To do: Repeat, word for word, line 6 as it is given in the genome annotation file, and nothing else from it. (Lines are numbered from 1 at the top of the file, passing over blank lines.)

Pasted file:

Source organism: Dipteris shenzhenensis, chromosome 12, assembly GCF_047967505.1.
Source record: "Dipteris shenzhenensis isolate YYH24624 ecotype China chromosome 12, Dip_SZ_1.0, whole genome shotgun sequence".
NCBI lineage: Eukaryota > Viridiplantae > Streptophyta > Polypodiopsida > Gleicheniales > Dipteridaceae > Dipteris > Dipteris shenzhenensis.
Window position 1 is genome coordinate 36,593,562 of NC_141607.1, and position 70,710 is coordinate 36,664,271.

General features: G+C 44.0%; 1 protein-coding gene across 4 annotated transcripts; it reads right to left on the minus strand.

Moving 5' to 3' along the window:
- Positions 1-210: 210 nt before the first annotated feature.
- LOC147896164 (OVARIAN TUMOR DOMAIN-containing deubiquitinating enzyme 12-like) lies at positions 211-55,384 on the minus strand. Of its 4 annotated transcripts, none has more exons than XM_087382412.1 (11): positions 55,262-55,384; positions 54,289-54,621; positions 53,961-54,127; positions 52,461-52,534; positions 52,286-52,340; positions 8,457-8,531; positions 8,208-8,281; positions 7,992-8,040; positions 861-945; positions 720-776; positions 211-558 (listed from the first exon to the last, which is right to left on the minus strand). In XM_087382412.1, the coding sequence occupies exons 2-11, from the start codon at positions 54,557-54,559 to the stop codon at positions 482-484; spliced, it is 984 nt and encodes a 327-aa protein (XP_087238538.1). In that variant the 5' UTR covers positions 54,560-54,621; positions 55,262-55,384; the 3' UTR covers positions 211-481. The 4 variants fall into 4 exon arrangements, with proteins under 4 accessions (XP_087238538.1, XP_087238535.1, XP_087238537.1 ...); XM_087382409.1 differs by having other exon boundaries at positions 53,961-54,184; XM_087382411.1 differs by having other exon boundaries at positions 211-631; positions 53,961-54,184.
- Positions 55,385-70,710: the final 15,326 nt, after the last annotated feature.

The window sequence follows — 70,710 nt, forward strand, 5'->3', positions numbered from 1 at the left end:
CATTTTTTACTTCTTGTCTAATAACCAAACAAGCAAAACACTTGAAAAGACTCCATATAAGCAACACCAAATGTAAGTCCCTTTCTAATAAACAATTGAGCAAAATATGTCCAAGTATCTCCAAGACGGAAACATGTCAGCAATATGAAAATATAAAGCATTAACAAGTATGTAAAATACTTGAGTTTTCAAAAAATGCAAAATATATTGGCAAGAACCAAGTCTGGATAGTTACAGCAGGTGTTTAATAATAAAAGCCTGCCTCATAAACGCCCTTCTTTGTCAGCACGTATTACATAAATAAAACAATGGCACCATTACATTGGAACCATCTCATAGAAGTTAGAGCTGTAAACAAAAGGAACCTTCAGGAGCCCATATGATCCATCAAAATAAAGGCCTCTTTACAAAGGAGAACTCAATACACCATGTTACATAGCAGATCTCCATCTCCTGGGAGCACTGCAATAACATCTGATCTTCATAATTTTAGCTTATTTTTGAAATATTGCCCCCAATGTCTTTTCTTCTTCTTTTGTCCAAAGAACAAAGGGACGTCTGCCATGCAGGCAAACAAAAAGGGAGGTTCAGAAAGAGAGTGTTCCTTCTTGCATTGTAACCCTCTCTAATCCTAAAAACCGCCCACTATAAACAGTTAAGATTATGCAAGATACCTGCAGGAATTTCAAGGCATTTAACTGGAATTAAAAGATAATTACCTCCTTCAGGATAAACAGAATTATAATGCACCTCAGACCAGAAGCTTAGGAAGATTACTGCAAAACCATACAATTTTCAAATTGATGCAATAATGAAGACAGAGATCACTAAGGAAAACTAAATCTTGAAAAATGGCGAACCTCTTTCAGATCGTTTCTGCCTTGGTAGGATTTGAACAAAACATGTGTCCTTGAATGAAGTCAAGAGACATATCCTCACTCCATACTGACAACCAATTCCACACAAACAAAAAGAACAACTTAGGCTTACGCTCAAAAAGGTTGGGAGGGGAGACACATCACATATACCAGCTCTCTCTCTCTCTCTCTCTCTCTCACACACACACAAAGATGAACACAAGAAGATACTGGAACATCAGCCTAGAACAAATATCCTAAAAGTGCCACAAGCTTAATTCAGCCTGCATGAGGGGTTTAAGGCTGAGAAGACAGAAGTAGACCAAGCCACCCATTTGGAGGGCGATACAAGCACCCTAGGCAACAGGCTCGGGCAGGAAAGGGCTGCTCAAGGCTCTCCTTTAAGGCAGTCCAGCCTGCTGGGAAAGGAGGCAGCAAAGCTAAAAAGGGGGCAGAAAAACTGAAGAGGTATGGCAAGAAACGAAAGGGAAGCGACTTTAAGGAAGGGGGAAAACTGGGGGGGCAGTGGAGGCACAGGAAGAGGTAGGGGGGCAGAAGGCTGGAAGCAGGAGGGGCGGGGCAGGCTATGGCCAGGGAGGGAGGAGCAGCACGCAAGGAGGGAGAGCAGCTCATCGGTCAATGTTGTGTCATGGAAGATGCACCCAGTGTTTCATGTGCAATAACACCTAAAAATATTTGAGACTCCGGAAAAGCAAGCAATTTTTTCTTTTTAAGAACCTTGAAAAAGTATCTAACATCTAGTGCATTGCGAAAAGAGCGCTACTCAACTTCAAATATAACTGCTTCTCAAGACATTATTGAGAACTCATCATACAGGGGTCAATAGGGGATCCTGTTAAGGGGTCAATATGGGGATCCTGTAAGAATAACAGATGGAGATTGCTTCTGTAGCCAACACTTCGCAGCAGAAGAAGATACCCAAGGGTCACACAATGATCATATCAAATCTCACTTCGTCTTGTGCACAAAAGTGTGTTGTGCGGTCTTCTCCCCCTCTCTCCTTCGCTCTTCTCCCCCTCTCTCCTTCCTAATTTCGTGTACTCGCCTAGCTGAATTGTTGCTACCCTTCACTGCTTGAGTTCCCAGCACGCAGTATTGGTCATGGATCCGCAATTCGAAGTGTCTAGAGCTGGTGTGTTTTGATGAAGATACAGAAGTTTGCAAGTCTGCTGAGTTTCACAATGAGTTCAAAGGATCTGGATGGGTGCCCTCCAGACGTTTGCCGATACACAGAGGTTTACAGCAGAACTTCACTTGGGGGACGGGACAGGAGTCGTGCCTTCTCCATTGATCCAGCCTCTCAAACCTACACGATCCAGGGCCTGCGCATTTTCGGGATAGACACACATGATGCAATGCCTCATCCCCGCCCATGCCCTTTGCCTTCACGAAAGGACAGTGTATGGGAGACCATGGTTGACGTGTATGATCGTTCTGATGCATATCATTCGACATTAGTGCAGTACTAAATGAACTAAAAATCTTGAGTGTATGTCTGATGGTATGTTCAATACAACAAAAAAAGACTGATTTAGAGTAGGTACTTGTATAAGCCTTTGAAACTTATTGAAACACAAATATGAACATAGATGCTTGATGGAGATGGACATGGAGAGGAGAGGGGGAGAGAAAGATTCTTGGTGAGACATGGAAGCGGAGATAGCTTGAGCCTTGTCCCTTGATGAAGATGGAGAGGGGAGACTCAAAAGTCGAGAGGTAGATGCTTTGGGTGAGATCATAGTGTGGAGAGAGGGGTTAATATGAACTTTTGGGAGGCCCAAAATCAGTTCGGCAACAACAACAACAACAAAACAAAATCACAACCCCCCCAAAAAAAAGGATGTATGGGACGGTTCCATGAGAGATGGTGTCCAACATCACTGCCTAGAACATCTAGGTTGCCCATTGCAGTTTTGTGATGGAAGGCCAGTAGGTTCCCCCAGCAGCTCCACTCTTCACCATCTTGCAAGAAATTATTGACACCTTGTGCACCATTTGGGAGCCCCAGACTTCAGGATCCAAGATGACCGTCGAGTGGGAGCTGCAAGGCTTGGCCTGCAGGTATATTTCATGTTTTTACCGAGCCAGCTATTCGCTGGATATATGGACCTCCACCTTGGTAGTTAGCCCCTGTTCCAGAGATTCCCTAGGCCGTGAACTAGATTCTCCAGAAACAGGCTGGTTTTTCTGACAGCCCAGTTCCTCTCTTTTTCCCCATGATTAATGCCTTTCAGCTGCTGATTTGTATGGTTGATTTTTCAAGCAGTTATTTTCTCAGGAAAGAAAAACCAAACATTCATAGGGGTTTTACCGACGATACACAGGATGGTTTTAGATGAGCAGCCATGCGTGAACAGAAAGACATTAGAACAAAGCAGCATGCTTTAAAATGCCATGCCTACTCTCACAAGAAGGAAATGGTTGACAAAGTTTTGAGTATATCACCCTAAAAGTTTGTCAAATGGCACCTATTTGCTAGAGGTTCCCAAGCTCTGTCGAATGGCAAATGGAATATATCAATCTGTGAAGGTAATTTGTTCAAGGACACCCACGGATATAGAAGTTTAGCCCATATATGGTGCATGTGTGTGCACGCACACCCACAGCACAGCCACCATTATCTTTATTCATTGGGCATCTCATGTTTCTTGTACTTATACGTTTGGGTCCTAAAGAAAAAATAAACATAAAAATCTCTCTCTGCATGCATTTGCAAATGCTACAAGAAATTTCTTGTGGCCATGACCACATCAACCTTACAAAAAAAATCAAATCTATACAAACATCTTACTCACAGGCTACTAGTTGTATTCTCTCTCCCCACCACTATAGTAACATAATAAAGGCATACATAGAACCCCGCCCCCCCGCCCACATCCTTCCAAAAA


Moving 5' to 3' along the window: